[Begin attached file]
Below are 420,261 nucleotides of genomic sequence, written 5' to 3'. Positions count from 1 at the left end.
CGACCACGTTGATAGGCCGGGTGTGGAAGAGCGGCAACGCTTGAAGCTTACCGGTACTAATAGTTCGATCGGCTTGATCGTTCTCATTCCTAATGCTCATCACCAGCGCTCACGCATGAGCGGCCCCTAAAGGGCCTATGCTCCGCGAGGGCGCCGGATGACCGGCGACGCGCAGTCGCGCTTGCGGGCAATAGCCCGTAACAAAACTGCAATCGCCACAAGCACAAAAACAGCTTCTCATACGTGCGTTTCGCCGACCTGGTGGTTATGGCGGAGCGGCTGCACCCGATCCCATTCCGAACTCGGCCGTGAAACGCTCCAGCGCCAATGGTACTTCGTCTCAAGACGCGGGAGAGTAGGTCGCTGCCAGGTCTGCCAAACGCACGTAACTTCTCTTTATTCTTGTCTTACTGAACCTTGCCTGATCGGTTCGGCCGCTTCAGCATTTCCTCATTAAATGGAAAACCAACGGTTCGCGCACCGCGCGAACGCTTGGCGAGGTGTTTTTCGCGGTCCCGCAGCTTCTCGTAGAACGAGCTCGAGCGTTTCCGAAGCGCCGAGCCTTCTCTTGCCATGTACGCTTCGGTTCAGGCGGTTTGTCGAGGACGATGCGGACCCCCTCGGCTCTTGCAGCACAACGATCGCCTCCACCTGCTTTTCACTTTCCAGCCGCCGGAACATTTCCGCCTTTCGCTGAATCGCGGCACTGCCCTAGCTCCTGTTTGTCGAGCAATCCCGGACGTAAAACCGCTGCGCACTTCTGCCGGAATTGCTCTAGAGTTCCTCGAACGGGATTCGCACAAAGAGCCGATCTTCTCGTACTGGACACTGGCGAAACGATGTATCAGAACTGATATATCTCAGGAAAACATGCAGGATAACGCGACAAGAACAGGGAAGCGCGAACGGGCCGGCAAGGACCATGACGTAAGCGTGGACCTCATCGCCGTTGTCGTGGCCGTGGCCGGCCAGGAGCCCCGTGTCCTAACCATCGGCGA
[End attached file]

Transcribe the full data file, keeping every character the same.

Below are 420,261 nucleotides of genomic sequence, written 5' to 3'. Positions count from 1 at the left end.
CGACCACGTTGATAGGCCGGGTGTGGAAGAGCGGCAACGCTTGAAGCTTACCGGTACTAATAGTTCGATCGGCTTGATCGTTCTCATTCCTAATGCTCATCACCAGCGCTCACGCATGAGCGGCCCCTAAAGGGCCTATGCTCCGCGAGGGCGCCGGATGACCGGCGACGCGCAGTCGCGCTTGCGGGCAATAGCCCGTAACAAAACTGCAATCGCCACAAGCACAAAAACAGCTTCTCATACGTGCGTTTCGCCGACCTGGTGGTTATGGCGGAGCGGCTGCACCCGATCCCATTCCGAACTCGGCCGTGAAACGCTCCAGCGCCAATGGTACTTCGTCTCAAGACGCGGGAGAGTAGGTCGCTGCCAGGTCTGCCAAACGCACGTAACTTCTCTTTATTCTTGTCTTACTGAACCTTGCCTGATCGGTTCGGCCGCTTCAGCATTTCCTCATTAAATGGAAAACCAACGGTTCGCGCACCGCGCGAACGCTTGGCGAGGTGTTTTTCGCGGTCCCGCAGCTTCTCGTAGAACGAGCTCGAGCGTTTCCGAAGCGCCGAGCCTTCTCTTGCCATGTACGCTTCGGTTCAGGCGGTTTGTCGAGGACGATGCGGACCCCCTCGGCTCTTGCAGCACAACGATCGCCTCCACCTGCTTTTCACTTTCCAGCCGCCGGAACATTTCCGCCTTTCGCTGAATCGCGGCACTGCCCTAGCTCCTGTTTGTCGAGCAATCCCGGACGTAAAACCGCTGCGCACTTCTGCCGGAATTGCTCTAGAGTTCCTCGAACGGGATTCGCACAAAGAGCCGATCTTCTCGTACTGGACACTGGCGAAACGATGTATCAGAACTGATATATCTCAGGAAAACATGCAGGATAACGCGACAAGAACAGGGAAGCGCGAACGGGCCGGCAAGGACCATGACGTAAGCGTGGACCTCATCGCCGTTGTCGTGGCCGTGGCCGGCCAGGAGCCCCGTGTCCTAACCATCGGCGA